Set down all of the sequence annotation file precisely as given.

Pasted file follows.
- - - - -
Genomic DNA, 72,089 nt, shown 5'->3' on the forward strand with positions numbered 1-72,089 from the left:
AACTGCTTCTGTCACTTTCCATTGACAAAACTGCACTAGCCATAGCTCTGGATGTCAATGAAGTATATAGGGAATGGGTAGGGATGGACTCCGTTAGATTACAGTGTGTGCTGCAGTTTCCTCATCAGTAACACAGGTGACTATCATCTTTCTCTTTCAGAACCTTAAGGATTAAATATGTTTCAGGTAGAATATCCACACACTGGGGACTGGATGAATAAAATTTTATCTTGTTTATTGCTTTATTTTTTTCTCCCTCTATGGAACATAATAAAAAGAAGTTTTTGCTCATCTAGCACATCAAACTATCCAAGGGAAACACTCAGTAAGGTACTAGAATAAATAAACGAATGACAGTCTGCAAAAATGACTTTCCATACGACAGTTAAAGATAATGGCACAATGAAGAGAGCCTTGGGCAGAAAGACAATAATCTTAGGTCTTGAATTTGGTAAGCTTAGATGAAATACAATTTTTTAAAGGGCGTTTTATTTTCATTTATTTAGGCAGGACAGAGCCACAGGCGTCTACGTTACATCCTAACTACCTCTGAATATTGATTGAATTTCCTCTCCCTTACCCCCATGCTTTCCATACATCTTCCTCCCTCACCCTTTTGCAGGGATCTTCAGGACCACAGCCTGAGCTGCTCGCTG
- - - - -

Genomic DNA, 72,089 nt, shown 5'->3' on the forward strand with positions numbered 1-72,089 from the left:
AACTGCTTCTGTCACTTTCCATTGACAAAACTGCACTAGCCATAGCTCTGGATGTCAATGAAGTATATAGGGAATGGGTAGGGATGGACTCCGTTAGATTACAGTGTGTGCTGCAGTTTCCTCATCAGTAACACAGGTGACTATCATCTTTCTCTTTCAGAACCTTAAGGATTAAATATGTTTCAGGTAGAATATCCACACACTGGGGACTGGATGAATAAAATTTTATCTTGTTTATTGCTTTATTTTTTTCTCCCTCTATGGAACATAATAAAAAGAAGTTTTTGCTCATCTAGCACATCAAACTATCCAAGGGAAACACTCAGTAAGGTACTAGAATAAATAAACGAATGACAGTCTGCAAAAATGACTTTCCATACGACAGTTAAAGATAATGGCACAATGAAGAGAGCCTTGGGCAGAAAGACAATAATCTTAGGTCTTGAATTTGGTAAGCTTAGATGAAATACAATTTTTTAAAGGGCGTTTTATTTTCATTTATTTAGGCAGGACAGAGCCACAGGCGTCTACGTTACATCCTAACTACCTCTGAATATTGATTGAATTTCCTCTCCCTTACCCCCATGCTTTCCATACATCTTCCTCCCTCACCCTTTTGCAGGGATCTTCAGGACCACAGCCTGAGCTGCTCGCTG